The best that the latest round of U.N.-sponsored Yemen peace talks - which took place in Switzerland between Dec. 15 and 20 - was able to produce was the promise of another round of talks on Jan. 14 in a location to be agreed. Although a meagre achievement, especially given the dire humanitarian situation, diplomacy still remains by far the best hope for an exit route from the current miserable state of affairs.
This latest round of talks was again marked by a failure to implement a ceasefire, from which other important measures would follow, such as a focus on much-needed delivery of humanitarian aid. Both sides agreed to “lift all forms of blockade and allow safe, rapid and unhindered access for humanitarian supplies to all affected governorates,” as part of confidence-building measures.
There are indications that many of the forces involved in the fighting see little benefit in a peace agreement, at least before any major changes on the ground.Manuel Almeida
However, fierce fighting has continued in various locations, including the city of Taiz in the southwest, and the northern Jawaf and Marib provinces east of Sanaa. The initial ceasefire was still extended by one week on condition that the Houthis commit to the new truce, but the result seems to have been equally disappointing.
An important question that emerged out of the ongoing stalemate is whether any major change has taken place since the previous round of talks in June, which could indicate a greater chance for diplomatic success. Back then, negotiations were interrupted by insults, fist-fighting and shoe-throwing among the delegates, who failed to even agree on a humanitarian truce during Ramadan.
Beyond the root causes of the current crisis, the various competing political allegiances within Yemen, and the involvement of several external players, the conflict has two main drivers. One is the belief by the Houthi rebels’ radical leadership, which is backed by Iran and have close ties to Lebanon’s Hezbollah, that a military option could be beneficial to the group.
The other is the refusal of the hugely rich and influential Ali Abdullah Saleh, the former president of Yemen, to accept the idea that his days as key player in the complex Yemeni political scene were numbered.
In 2014, these two visions converged. The support that the forces still loyal to the former president provided the Houthis, Saleh’s former foes against whom he fought six wars, proved decisive in the rebels’ military offensive that resulted in the takeover of the capital. Today, despite the participation of Houthi delegates in the peace talks - without which the talks would make little sense - it remains to be seen if the rebels are committed to negotiation.
In early October, the Houthi leadership wrote to the U.N. secretary-general to affirm its commitment to both the seven-point peace plan brokered by the United Nations in Oman, and to relevant Security Council resolutions.
However, just a day before this month’s peace negotiations were due to begin, and hours before the official start of the ceasefire, the Houthis inflicted one of the deadliest attacks on coalition forces, when a missile struck a military base of the Arab forces backing Yemeni President Abd-Rabbu Mansour Hadi.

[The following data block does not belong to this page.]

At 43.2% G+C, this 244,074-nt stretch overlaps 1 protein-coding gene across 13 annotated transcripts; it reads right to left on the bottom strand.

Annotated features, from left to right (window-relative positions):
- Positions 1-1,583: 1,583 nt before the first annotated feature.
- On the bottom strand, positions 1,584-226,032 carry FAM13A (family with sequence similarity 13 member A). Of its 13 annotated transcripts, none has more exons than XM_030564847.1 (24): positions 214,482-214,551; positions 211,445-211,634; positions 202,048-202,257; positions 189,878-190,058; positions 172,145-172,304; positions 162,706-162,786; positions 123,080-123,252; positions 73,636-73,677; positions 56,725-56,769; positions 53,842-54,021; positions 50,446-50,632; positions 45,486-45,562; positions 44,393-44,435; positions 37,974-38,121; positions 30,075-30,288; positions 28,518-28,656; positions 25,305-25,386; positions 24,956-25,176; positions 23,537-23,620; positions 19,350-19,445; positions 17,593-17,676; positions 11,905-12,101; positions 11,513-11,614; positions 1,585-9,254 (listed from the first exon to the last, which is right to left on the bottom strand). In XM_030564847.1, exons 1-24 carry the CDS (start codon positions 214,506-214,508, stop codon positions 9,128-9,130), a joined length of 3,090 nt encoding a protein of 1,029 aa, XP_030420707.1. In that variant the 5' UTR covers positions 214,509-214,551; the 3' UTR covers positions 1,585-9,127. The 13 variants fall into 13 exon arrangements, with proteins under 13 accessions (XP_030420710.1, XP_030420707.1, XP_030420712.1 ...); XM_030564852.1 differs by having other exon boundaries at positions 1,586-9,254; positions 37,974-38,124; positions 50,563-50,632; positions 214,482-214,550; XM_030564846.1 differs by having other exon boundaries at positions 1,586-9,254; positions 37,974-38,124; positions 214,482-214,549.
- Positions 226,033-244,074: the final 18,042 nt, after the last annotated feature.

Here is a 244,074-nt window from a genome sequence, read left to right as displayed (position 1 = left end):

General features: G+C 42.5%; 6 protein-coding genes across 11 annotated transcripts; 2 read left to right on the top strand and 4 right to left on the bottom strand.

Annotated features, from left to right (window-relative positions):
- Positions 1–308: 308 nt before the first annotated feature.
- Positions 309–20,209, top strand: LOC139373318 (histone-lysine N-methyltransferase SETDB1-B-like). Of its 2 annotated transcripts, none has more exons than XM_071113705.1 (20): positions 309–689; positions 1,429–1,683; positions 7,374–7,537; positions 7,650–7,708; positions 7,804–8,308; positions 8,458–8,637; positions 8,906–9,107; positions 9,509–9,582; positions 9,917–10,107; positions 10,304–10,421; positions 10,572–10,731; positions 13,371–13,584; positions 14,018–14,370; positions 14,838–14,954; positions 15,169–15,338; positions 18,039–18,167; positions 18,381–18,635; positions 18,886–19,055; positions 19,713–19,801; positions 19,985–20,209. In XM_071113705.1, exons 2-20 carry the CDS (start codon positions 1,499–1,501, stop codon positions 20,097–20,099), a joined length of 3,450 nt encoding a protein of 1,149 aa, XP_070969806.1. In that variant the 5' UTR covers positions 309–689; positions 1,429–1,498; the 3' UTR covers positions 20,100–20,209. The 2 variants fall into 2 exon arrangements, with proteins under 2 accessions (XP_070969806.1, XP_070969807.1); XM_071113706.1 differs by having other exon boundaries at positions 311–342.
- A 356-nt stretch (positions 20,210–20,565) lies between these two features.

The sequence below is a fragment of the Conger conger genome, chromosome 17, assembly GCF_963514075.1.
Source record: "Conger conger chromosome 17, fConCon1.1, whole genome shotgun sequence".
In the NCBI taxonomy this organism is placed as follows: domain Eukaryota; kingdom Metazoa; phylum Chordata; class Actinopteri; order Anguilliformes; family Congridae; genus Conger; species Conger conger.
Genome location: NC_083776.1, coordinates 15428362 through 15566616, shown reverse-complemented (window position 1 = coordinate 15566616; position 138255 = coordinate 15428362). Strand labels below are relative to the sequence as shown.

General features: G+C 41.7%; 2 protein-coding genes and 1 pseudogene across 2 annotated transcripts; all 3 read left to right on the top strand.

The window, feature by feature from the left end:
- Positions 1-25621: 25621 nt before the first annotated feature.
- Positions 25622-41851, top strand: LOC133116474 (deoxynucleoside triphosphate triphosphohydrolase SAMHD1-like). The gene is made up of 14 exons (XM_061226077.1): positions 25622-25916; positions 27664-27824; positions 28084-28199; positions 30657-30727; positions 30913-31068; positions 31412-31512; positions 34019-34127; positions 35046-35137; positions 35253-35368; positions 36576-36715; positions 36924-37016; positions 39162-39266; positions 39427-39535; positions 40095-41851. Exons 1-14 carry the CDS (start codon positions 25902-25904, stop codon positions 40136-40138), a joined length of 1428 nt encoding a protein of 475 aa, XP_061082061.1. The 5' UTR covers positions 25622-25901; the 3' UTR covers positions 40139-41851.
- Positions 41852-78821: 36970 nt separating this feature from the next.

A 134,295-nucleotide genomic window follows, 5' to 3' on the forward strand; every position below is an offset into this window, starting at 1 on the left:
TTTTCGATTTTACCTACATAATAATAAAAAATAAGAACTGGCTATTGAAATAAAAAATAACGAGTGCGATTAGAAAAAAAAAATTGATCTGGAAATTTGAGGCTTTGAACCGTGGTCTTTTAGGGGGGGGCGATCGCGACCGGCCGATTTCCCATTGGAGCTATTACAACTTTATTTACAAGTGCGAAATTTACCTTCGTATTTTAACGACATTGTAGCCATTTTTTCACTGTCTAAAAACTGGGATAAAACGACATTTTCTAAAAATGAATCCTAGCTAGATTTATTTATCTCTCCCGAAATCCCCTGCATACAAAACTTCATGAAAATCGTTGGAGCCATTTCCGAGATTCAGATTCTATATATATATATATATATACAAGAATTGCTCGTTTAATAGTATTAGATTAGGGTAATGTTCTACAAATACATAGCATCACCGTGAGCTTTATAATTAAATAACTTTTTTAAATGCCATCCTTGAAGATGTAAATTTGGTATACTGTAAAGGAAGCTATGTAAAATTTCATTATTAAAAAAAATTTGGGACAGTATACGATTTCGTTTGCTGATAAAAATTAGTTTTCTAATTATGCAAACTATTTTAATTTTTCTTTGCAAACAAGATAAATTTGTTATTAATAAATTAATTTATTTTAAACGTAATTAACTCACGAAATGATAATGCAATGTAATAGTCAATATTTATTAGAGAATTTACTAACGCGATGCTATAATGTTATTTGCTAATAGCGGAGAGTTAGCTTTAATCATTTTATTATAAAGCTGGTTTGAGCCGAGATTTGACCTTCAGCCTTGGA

Soon after the conclusion of talks, Houthi leader Abdul Malik al-Houthi made a defiant call to his supporters, which again showed little consideration for the diplomatic process: “Don’t bet on the United Nations, whose role conforms to American policy.”
The war’s cost
Within the factions of General People’s Congress (GPC) - the long-time ruling party - that still support Saleh, it is difficult to tell if there is a unified position regarding the settlement of the crisis through diplomacy. Previous diverging positions between him and his supporters could well be signs of cracks within the party, but it could also be part of stalling tactics.
In October, the GPC accepted the peace plan and relevant U.N. resolutions in an emailed statement. Yet Saleh refuses to talk with the internationally-recognized government, and calls instead for direct talks with Saudi Arabia. “If the war ends, we’ll hold talks with Saudi Arabia and not with the delegate of escapees,” he said this week.
There are indications that many of the forces involved in the fighting see little benefit in a peace agreement, at least before any major changes on the ground. Sadly, the hope is that as the human and material costs of the conflict increase, the perceived benefits of a negotiated solution will eventually outweigh the temptations of prolonging the conflict. Within the unlikely Houthi-Saleh alliance that has defined this war, at least one part has to be genuinely interested in a negotiated solution. Otherwise, the conflict will go on.
Manuel Almeida is a writer, researcher and consultant on the Middle East. He holds a PhD in International Relations from the London of Economics and Political Science and was an editor at Asharq Al-Awsat newspaper. He can be reached on @_ManuelAlmeida on Twitter.
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